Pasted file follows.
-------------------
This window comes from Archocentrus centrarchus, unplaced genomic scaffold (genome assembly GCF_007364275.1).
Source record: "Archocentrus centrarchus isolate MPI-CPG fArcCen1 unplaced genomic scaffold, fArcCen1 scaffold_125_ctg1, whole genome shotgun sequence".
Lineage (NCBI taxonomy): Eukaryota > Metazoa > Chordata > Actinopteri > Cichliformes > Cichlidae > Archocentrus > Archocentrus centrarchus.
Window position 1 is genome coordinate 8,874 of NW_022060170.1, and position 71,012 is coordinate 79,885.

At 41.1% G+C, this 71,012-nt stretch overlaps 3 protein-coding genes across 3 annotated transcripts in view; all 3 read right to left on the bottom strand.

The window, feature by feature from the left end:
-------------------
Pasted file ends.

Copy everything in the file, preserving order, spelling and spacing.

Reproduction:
This window comes from Archocentrus centrarchus, unplaced genomic scaffold (genome assembly GCF_007364275.1).
Source record: "Archocentrus centrarchus isolate MPI-CPG fArcCen1 unplaced genomic scaffold, fArcCen1 scaffold_125_ctg1, whole genome shotgun sequence".
Lineage (NCBI taxonomy): Eukaryota > Metazoa > Chordata > Actinopteri > Cichliformes > Cichlidae > Archocentrus > Archocentrus centrarchus.
Window position 1 is genome coordinate 8,874 of NW_022060170.1, and position 71,012 is coordinate 79,885.

At 41.1% G+C, this 71,012-nt stretch overlaps 3 protein-coding genes across 3 annotated transcripts in view; all 3 read right to left on the bottom strand.

The window, feature by feature from the left end: